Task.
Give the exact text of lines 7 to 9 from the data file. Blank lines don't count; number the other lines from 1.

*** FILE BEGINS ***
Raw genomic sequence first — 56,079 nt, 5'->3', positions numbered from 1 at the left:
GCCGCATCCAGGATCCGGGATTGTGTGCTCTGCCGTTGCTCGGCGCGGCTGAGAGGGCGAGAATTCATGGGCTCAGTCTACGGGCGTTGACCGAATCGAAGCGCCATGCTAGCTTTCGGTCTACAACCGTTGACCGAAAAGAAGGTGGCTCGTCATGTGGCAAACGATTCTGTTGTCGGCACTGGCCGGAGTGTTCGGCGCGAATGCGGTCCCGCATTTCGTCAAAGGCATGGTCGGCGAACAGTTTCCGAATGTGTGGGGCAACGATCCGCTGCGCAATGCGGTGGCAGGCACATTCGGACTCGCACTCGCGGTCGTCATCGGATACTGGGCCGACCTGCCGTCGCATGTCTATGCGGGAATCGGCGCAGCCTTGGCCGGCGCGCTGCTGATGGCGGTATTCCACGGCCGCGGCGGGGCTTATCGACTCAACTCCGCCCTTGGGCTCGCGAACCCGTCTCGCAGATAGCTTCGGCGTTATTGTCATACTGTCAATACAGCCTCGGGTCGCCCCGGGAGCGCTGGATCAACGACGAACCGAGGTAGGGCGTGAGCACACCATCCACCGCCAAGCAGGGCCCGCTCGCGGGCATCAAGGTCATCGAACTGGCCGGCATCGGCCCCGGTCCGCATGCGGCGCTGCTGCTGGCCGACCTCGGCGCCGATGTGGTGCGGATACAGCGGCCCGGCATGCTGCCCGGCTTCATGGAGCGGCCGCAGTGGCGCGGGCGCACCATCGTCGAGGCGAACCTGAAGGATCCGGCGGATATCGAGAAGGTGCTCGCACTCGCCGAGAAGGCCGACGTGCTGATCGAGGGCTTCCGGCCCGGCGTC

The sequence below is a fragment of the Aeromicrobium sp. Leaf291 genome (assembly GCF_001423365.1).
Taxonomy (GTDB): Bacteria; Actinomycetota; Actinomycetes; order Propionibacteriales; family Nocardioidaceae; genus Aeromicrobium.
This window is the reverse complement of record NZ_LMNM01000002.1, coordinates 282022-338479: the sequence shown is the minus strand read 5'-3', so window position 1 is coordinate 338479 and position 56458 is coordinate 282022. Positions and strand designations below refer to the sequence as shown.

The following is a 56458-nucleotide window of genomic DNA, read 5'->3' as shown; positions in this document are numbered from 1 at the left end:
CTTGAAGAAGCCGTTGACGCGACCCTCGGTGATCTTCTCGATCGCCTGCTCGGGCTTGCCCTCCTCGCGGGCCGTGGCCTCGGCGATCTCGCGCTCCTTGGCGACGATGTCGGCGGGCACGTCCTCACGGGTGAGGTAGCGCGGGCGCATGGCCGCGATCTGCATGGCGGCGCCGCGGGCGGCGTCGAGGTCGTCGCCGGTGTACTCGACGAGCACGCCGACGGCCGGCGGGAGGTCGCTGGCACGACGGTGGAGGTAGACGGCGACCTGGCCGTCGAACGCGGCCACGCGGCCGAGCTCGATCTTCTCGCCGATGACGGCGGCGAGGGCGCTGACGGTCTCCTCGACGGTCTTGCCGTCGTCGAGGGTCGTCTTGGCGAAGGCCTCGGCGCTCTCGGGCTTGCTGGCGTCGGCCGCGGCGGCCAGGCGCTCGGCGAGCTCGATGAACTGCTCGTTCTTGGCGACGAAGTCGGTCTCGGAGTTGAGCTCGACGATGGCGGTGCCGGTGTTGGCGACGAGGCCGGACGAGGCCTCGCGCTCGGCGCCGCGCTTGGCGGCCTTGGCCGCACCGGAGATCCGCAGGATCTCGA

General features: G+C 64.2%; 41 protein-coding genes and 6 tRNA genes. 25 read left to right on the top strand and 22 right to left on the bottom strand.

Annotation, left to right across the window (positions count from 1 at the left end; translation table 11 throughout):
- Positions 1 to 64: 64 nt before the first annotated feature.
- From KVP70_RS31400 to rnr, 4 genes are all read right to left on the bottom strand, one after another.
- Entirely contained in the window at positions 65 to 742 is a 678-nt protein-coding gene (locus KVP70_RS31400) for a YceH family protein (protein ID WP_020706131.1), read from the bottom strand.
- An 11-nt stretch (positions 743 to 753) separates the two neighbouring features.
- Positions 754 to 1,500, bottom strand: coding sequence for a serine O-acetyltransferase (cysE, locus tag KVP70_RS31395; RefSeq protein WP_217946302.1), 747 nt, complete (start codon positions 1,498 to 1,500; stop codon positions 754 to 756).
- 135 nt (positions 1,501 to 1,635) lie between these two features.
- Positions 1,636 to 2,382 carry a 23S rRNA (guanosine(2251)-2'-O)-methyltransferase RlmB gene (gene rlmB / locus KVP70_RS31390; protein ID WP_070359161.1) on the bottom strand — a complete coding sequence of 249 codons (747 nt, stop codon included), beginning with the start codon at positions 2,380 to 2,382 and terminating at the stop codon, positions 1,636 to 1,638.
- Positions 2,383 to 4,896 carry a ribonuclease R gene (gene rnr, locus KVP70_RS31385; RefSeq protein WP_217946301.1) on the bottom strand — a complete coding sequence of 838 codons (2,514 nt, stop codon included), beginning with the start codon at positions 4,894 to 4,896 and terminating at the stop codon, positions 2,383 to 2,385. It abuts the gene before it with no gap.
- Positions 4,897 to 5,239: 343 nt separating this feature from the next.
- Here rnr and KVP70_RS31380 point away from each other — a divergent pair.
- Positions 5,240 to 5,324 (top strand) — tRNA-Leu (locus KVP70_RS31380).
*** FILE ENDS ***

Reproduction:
CTTGAAGAAGCCGTTGACGCGACCCTCGGTGATCTTCTCGATCGCCTGCTCGGGCTTGCCCTCCTCGCGGGCCGTGGCCTCGGCGATCTCGCGCTCCTTGGCGACGATGTCGGCGGGCACGTCCTCACGGGTGAGGTAGCGCGGGCGCATGGCCGCGATCTGCATGGCGGCGCCGCGGGCGGCGTCGAGGTCGTCGCCGGTGTACTCGACGAGCACGCCGACGGCCGGCGGGAGGTCGCTGGCACGACGGTGGAGGTAGACGGCGACCTGGCCGTCGAACGCGGCCACGCGGCCGAGCTCGATCTTCTCGCCGATGACGGCGGCGAGGGCGCTGACGGTCTCCTCGACGGTCTTGCCGTCGTCGAGGGTCGTCTTGGCGAAGGCCTCGGCGCTCTCGGGCTTGCTGGCGTCGGCCGCGGCGGCCAGGCGCTCGGCGAGCTCGATGAACTGCTCGTTCTTGGCGACGAAGTCGGTCTCGGAGTTGAGCTCGACGATGGCGGTGCCGGTGTTGGCGACGAGGCCGGACGAGGCCTCGCGCTCGGCGCCGCGCTTGGCGGCCTTGGCCGCACCGGAGATCCGCAGGATCTCGA

General features: G+C 64.2%; 41 protein-coding genes and 6 tRNA genes. 25 read left to right on the top strand and 22 right to left on the bottom strand.

Annotation, left to right across the window (positions count from 1 at the left end; translation table 11 throughout):